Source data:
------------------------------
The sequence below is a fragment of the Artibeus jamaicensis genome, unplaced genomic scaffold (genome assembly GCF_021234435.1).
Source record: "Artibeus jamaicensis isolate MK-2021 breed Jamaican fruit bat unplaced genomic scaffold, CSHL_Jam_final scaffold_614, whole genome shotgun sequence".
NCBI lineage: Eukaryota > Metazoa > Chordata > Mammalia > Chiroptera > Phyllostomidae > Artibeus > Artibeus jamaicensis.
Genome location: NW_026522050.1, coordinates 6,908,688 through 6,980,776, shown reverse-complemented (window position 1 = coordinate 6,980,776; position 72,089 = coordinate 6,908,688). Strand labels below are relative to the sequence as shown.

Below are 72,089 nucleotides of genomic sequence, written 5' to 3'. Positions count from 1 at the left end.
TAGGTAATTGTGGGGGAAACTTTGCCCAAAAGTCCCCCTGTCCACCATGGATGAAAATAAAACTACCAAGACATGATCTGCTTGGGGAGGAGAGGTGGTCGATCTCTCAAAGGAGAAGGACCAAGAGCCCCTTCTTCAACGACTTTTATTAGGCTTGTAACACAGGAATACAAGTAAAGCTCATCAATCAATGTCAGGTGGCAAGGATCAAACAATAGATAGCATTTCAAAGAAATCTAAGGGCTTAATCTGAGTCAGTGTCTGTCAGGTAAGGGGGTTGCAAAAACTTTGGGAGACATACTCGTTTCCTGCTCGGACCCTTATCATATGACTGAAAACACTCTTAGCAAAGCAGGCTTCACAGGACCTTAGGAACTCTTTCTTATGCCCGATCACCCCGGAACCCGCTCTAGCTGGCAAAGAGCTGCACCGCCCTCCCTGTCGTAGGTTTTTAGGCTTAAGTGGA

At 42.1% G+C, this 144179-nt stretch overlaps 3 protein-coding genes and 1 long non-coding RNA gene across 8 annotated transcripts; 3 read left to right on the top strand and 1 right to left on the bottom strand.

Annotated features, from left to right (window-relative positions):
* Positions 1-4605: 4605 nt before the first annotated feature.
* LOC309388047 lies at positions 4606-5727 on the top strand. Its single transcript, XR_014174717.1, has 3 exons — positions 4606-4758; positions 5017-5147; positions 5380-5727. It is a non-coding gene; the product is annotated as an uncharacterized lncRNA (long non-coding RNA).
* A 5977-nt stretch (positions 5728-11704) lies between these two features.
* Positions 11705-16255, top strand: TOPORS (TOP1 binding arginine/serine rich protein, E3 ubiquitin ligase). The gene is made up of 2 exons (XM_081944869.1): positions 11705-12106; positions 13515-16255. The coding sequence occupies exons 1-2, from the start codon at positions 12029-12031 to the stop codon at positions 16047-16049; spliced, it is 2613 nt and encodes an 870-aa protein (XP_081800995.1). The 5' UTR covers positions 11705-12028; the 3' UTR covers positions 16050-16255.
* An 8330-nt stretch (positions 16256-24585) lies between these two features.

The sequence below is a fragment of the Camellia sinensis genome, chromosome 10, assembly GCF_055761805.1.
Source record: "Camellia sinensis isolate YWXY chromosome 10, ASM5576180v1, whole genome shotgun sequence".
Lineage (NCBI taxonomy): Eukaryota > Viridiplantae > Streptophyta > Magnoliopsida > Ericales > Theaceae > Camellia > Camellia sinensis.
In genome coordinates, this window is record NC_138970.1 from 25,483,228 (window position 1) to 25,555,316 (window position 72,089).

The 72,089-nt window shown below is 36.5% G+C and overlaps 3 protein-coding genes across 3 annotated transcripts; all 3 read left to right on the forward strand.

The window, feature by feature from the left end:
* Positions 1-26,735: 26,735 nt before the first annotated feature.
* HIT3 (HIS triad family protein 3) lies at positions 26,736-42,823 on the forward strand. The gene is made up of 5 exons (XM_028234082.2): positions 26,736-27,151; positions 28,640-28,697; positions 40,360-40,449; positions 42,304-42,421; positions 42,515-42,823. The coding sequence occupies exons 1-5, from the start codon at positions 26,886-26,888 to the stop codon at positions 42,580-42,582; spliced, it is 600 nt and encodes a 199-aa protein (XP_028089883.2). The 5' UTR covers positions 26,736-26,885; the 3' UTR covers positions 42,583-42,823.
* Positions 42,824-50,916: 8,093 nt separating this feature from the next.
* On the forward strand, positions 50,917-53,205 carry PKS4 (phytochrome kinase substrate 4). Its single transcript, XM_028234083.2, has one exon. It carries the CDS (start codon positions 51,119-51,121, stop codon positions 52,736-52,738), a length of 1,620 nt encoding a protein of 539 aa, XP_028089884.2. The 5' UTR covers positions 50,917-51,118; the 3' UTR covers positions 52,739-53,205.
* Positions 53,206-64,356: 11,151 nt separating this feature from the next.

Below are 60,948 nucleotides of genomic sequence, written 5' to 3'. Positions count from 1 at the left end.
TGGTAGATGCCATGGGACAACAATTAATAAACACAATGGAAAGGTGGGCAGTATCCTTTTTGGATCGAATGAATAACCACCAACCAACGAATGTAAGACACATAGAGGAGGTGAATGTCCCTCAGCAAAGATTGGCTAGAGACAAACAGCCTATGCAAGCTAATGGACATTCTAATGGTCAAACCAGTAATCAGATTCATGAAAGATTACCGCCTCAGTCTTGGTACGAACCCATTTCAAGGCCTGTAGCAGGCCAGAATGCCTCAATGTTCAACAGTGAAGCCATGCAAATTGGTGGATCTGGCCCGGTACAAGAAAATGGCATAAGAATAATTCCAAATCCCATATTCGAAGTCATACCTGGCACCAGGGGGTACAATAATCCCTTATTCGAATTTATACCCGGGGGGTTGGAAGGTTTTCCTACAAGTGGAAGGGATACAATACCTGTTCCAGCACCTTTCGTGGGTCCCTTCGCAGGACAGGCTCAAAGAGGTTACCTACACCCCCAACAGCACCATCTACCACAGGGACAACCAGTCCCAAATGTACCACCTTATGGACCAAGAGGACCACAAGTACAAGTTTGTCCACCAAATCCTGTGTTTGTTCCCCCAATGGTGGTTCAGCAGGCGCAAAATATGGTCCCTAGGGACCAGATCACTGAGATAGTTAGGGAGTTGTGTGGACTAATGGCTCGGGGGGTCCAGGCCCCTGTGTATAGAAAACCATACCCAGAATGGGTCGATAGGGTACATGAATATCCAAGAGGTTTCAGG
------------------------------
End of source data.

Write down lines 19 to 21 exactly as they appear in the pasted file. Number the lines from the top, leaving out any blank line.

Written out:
The window, feature by feature from the left end:
* Positions 1-26,735: 26,735 nt before the first annotated feature.
* HIT3 (HIS triad family protein 3) lies at positions 26,736-42,823 on the forward strand. The gene is made up of 5 exons (XM_028234082.2): positions 26,736-27,151; positions 28,640-28,697; positions 40,360-40,449; positions 42,304-42,421; positions 42,515-42,823. The coding sequence occupies exons 1-5, from the start codon at positions 26,886-26,888 to the stop codon at positions 42,580-42,582; spliced, it is 600 nt and encodes a 199-aa protein (XP_028089883.2). The 5' UTR covers positions 26,736-26,885; the 3' UTR covers positions 42,583-42,823.